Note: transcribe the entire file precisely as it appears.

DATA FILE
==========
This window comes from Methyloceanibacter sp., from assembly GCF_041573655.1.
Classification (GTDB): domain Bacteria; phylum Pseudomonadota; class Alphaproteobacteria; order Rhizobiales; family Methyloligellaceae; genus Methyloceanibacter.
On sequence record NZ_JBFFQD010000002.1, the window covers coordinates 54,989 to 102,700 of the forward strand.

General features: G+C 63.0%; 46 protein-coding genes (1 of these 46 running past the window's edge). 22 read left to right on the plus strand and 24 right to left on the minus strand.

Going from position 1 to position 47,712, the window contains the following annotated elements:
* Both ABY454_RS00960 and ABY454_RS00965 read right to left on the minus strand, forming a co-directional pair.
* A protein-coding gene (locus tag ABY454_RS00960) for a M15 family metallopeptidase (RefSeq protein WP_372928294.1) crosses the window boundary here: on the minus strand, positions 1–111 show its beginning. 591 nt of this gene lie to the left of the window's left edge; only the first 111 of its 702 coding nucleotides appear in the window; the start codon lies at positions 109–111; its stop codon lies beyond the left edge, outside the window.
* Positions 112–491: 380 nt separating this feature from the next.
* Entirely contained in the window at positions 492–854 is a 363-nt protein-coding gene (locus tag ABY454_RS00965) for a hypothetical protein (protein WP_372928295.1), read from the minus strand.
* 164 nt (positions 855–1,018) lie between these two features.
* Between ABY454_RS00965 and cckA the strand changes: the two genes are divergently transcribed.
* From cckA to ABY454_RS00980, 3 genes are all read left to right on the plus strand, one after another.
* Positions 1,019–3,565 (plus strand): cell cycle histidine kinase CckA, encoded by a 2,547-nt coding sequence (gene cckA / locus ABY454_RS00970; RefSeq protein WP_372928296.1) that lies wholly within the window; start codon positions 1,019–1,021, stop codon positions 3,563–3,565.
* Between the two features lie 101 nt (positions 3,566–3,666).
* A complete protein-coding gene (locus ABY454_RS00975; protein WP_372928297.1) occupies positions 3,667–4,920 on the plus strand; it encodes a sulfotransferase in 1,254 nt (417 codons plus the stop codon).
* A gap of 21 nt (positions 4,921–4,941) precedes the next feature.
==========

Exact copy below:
This window comes from Methyloceanibacter sp., from assembly GCF_041573655.1.
Classification (GTDB): domain Bacteria; phylum Pseudomonadota; class Alphaproteobacteria; order Rhizobiales; family Methyloligellaceae; genus Methyloceanibacter.
On sequence record NZ_JBFFQD010000002.1, the window covers coordinates 54,989 to 102,700 of the forward strand.

General features: G+C 63.0%; 46 protein-coding genes (1 of these 46 running past the window's edge). 22 read left to right on the plus strand and 24 right to left on the minus strand.

Going from position 1 to position 47,712, the window contains the following annotated elements:
* Both ABY454_RS00960 and ABY454_RS00965 read right to left on the minus strand, forming a co-directional pair.
* A protein-coding gene (locus tag ABY454_RS00960) for a M15 family metallopeptidase (RefSeq protein WP_372928294.1) crosses the window boundary here: on the minus strand, positions 1–111 show its beginning. 591 nt of this gene lie to the left of the window's left edge; only the first 111 of its 702 coding nucleotides appear in the window; the start codon lies at positions 109–111; its stop codon lies beyond the left edge, outside the window.
* Positions 112–491: 380 nt separating this feature from the next.
* Entirely contained in the window at positions 492–854 is a 363-nt protein-coding gene (locus tag ABY454_RS00965) for a hypothetical protein (protein WP_372928295.1), read from the minus strand.
* 164 nt (positions 855–1,018) lie between these two features.
* Between ABY454_RS00965 and cckA the strand changes: the two genes are divergently transcribed.
* From cckA to ABY454_RS00980, 3 genes are all read left to right on the plus strand, one after another.
* Positions 1,019–3,565 (plus strand): cell cycle histidine kinase CckA, encoded by a 2,547-nt coding sequence (gene cckA / locus ABY454_RS00970; RefSeq protein WP_372928296.1) that lies wholly within the window; start codon positions 1,019–1,021, stop codon positions 3,563–3,565.
* Between the two features lie 101 nt (positions 3,566–3,666).
* A complete protein-coding gene (locus ABY454_RS00975; protein WP_372928297.1) occupies positions 3,667–4,920 on the plus strand; it encodes a sulfotransferase in 1,254 nt (417 codons plus the stop codon).
* A gap of 21 nt (positions 4,921–4,941) precedes the next feature.